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Items: 9

1.

RECLASSIFIED - VARIANT OF UNKNOWN SIGNIFICANCE

MedGen UID:
864405
Concept ID:
C4015968
Finding
2.

Epileptic encephalopathy, early infantile, 1

Early infantile epileptic encephalopathy is a severe form of epilepsy first reported by Ohtahara et al. (1976). It is characterized by frequent tonic seizures or spasms beginning in infancy with a specific EEG finding of suppression-burst patterns, characterized by high-voltage bursts alternating with almost flat suppression phases. Approximately 75% of EIEE patients progress to 'West syndrome,' which is characterized by tonic spasms with clustering, arrest of psychomotor development, and hypsarrhythmia on EEG (Kato et al., 2007). Deprez et al. (2009) reviewed the genetics of epilepsy syndromes starting in the first year of life and included a diagnostic algorithm. EIEE1 is part of a phenotypic spectrum of disorders caused by mutation in the ARX gene comprising a nearly continuous series of developmental disorders ranging from lissencephaly (LISX2; 300215) to Proud syndrome (300004) to infantile spasms without brain malformations (EIEE1) to syndromic (309510) and nonsyndromic (300419) mental retardation. Although males with ARX mutations are often more severely affected, female mutation carriers may also be affected (Kato et al., 2004; Wallerstein et al., 2008). Genetic Heterogeneity of Early Infantile Epileptic Encephalopathy EIEE is a genetically heterogeneous disorder. See EIEE2 (300672), caused by mutation in the CDKL5 gene (300203); EIEE3 (609304), caused by mutation in the SLC25A22 gene (609302); EIEE4 (612164), caused by mutation in the STXBP1 gene (602926); EIEE5 (613477), caused by mutation in the SPTAN1 gene (182810); EIEE6 (607208), also known as Dravet syndrome, caused by mutation in the SCN1A gene (182389); EIEE7 (613720), caused by mutation in the KCNQ2 gene (602235); EIEE8 (300607), caused by mutation in the ARHGEF9 gene (300429); EIEE9 (300088), caused by mutation in the PCDH19 gene (300460); EIEE10 (613402), caused by mutation in the PNKP gene (605610); EIEE11 (613721), caused by mutation in the SCN2A gene (182390); EIEE12 (613722), caused by mutation in the PLCB1 gene (607120); EIEE13 (614558), caused by mutation in the SCN8A gene (600702); EIEE14 (614959), caused by mutation in the KCNT1 gene (608167); EIEE15 (615006), caused by mutation in the ST3GAL3 gene (606494); EIEE16 (615338), caused by mutation in the TBC1D24 gene (613577); EIEE17 (615473), caused by mutation in the GNAO1 gene (139311); EIEE18 (615476), caused by mutation in the SZT2 gene (615463); EIEE19 (615744), caused by mutation in the GABRA1 gene (137160); EIEE20 (300868), caused by mutation in the PIGA gene (311770); EIEE21 (615833), caused by mutation in the NECAP1 gene (611623); EIEE22 (300896), caused by mutation in the SLC35A2 gene (314375); EIEE23 (615859), caused by mutation in the DOCK7 gene (615730); EIEE24 (615871), caused by mutation in the HCN1 gene (602780); EIEE25 (615905), caused by mutation in the SLC13A5 gene (608305); EIEE26 (616056), caused by mutation in the KCNB1 gene (600397); EIEE27 (616139), caused by mutation in the GRIN2B gene (138252); EIEE28 (616211), caused by mutation in the WWOX gene (605131); EIEE29 (616339), caused by mutation in the AARS gene (601065); EIEE30 (616341), caused by mutation in the SIK1 gene (605705); EIEE31 (616346), caused by mutation in the DNM1 gene (602377); EIEE32 (616366), caused by mutation in the KCNA2 gene (176262); EIEE33 (616409), caused by mutation in the EEF1A2 gene (602959); EIEE34 (616645), caused by mutation in the SLC12A5 gene (606726); EIEE35 (616647), caused by mutation in the ITPA gene (147520); and EIEE36 (300884), caused by mutation in the ALG13 gene (300776). The phenotype is also observed in other genetic disorders, including GLUT1 deficiency syndrome (606777); glycine encephalopathy (605899); Aicardi-Goutieres syndrome (225750); and in males with MECP2 mutations (300673), among others. For associations pending confirmation, see MOLECULAR GENETICS. [from OMIM]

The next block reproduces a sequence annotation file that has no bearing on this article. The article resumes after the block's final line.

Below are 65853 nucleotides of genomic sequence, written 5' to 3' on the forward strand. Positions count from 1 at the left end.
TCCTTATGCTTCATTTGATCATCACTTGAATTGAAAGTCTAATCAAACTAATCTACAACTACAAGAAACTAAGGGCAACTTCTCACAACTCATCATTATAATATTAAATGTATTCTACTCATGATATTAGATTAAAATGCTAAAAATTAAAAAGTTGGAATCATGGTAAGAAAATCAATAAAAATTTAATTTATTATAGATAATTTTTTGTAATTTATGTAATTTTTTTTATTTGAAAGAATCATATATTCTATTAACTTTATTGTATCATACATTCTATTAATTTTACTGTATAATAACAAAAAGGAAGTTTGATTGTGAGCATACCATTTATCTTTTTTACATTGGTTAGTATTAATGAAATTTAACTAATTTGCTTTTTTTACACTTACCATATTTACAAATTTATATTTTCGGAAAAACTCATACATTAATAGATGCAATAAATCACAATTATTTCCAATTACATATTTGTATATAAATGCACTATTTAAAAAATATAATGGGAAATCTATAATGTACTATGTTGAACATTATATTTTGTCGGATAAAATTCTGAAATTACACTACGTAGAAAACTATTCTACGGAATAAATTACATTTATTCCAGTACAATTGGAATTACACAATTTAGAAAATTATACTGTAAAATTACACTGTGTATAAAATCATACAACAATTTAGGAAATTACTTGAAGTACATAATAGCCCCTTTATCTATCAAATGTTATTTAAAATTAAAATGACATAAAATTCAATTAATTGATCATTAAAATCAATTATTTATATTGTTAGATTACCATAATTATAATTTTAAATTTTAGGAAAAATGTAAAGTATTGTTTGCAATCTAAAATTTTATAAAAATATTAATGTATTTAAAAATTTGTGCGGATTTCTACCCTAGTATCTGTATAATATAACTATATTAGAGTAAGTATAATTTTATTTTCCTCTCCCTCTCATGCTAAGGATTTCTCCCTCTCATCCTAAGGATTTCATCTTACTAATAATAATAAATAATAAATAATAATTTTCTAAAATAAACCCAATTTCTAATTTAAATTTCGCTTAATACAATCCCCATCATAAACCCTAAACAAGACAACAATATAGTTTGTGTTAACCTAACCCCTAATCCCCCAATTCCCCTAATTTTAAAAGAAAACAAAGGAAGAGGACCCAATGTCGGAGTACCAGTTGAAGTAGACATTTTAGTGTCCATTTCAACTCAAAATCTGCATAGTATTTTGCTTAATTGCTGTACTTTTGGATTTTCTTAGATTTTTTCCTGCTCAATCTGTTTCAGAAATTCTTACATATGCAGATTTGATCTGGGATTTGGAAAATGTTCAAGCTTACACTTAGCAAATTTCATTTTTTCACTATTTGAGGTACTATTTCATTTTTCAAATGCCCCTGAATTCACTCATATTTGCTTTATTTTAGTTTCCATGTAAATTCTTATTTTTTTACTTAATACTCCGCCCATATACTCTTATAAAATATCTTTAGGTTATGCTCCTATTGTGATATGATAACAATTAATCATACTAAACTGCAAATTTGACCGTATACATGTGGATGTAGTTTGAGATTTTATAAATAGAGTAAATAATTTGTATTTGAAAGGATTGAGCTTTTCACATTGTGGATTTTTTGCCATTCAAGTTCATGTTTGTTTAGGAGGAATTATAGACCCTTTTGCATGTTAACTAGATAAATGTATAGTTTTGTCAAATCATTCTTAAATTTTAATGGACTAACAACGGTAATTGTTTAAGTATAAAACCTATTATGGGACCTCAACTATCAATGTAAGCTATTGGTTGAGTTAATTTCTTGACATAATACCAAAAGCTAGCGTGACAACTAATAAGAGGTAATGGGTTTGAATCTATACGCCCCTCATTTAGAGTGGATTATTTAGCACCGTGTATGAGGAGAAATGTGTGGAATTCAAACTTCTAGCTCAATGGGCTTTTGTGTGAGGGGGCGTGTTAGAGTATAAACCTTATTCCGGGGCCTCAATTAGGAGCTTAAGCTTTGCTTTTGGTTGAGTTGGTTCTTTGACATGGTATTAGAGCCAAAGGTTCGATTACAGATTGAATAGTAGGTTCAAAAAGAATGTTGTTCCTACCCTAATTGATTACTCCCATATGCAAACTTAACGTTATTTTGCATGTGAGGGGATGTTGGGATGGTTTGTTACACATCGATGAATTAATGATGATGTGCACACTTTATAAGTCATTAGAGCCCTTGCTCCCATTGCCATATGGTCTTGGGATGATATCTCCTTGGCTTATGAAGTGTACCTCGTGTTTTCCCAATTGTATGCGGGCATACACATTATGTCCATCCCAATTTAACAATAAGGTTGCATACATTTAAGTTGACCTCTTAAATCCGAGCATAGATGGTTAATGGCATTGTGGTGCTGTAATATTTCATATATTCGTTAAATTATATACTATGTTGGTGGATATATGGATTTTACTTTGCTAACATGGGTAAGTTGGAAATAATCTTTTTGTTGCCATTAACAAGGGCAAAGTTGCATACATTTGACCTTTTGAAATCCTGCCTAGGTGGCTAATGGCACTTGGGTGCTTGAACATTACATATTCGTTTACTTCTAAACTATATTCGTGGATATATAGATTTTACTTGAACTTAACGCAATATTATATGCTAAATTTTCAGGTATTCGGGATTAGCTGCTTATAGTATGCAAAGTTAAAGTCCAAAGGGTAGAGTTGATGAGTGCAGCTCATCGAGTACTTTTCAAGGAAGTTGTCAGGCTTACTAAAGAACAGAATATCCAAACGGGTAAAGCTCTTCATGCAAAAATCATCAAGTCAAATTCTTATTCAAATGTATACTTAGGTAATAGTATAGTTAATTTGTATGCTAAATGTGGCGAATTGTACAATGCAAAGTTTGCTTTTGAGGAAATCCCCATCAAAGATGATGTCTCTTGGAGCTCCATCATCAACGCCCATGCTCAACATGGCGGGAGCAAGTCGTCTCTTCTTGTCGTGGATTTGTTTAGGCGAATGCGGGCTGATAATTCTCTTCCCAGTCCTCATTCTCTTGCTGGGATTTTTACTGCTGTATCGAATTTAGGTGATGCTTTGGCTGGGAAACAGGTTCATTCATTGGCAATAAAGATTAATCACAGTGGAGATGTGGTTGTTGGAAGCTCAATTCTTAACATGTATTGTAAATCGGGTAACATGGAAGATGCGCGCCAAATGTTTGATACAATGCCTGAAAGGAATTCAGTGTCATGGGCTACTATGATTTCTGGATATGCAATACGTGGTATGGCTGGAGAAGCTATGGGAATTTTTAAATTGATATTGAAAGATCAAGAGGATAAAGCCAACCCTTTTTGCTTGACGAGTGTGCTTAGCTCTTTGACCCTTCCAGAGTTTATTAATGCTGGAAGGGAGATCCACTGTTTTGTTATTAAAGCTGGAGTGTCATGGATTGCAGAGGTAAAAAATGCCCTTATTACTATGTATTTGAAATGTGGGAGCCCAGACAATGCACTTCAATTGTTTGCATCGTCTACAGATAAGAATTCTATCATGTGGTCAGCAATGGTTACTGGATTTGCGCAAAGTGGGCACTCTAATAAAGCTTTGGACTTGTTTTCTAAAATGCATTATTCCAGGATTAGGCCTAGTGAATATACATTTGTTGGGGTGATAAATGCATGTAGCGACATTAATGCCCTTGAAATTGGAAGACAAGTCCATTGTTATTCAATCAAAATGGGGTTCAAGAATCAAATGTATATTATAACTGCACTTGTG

MedGen UID:
483052
Concept ID:
C3463992
Disease or Syndrome
3.

X-linked infantile spasm syndrome

MedGen UID:
419525
Concept ID:
C2931919
Disease or Syndrome
4.

Lissencephaly 2, X-linked